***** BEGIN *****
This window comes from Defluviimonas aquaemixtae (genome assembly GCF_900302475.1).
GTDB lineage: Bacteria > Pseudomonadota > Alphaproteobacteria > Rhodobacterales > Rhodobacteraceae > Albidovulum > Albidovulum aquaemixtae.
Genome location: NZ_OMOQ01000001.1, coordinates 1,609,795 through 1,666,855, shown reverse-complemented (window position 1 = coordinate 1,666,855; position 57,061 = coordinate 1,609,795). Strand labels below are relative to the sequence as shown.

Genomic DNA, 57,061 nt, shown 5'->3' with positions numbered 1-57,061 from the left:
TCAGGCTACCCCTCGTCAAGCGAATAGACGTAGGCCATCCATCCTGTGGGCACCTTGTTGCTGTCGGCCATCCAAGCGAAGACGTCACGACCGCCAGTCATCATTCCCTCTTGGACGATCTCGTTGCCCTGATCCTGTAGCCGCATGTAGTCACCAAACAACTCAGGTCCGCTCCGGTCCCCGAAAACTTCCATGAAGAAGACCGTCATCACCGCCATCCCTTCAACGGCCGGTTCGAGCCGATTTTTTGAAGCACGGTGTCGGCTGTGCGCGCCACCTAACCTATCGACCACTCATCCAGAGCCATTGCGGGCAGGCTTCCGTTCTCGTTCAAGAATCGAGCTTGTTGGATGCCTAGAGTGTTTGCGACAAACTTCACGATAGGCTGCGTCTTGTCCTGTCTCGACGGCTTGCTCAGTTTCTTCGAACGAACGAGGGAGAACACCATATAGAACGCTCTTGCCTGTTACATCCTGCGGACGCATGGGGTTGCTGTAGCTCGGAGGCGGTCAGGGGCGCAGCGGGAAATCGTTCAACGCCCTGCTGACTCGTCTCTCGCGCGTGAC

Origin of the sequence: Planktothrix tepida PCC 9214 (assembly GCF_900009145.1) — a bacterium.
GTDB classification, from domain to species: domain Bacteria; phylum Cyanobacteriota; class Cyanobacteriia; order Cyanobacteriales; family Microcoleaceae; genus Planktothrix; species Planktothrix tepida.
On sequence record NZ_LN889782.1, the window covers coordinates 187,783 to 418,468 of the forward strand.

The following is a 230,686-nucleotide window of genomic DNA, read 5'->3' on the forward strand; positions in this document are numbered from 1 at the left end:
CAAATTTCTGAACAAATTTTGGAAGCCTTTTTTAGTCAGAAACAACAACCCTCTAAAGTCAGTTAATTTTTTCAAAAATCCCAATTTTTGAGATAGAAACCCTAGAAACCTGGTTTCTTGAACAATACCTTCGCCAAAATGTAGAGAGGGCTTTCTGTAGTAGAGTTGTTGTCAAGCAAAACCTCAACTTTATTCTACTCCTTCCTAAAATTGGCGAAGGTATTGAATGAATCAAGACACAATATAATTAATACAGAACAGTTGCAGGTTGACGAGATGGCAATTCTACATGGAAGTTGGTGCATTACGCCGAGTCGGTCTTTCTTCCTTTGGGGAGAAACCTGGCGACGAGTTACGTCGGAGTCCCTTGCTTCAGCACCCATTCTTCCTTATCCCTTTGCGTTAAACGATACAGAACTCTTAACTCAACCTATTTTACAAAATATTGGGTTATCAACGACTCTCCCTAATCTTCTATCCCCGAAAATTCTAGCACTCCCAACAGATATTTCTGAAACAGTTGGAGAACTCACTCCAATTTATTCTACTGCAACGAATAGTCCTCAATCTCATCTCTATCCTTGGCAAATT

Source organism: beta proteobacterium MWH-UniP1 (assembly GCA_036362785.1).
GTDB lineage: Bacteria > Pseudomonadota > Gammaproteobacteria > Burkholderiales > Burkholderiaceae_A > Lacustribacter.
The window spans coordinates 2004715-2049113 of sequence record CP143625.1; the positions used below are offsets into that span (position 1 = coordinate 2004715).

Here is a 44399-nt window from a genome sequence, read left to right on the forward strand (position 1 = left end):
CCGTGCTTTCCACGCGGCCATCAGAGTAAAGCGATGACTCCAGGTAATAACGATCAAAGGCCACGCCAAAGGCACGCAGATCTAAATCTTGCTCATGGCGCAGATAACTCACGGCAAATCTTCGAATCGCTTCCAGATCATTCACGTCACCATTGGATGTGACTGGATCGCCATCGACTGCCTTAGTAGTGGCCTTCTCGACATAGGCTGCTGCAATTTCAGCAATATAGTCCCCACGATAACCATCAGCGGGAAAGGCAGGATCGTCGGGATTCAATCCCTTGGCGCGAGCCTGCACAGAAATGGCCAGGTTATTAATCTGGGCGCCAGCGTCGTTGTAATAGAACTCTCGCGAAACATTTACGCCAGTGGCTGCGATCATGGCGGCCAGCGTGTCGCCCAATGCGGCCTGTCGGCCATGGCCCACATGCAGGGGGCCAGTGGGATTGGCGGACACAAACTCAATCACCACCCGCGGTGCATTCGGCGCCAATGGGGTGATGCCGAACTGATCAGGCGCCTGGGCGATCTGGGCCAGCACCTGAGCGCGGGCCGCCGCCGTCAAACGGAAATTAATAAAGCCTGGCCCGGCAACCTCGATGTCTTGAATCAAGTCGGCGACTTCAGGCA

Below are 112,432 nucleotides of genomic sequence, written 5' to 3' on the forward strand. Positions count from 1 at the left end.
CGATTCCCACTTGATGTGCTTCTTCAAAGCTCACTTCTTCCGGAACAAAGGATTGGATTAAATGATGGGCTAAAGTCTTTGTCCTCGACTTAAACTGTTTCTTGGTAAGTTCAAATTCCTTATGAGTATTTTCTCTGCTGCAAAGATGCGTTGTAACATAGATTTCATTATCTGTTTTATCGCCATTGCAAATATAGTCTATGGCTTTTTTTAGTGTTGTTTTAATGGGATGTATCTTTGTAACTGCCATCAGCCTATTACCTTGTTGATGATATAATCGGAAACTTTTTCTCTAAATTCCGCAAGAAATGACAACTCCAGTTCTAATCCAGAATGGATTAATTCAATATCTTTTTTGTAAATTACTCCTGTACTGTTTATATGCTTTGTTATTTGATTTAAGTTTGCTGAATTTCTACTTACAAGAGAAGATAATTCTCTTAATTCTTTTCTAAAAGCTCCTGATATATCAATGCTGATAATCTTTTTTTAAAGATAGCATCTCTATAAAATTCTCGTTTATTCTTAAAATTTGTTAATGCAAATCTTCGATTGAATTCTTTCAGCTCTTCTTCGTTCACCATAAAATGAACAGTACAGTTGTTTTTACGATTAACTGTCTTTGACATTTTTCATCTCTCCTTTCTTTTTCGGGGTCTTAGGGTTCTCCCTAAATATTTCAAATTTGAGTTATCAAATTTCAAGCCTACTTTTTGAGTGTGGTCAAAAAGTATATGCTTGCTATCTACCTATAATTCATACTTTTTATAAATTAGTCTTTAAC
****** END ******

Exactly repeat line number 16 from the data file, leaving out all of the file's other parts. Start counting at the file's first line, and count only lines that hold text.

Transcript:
Below are 112,432 nucleotides of genomic sequence, written 5' to 3' on the forward strand. Positions count from 1 at the left end.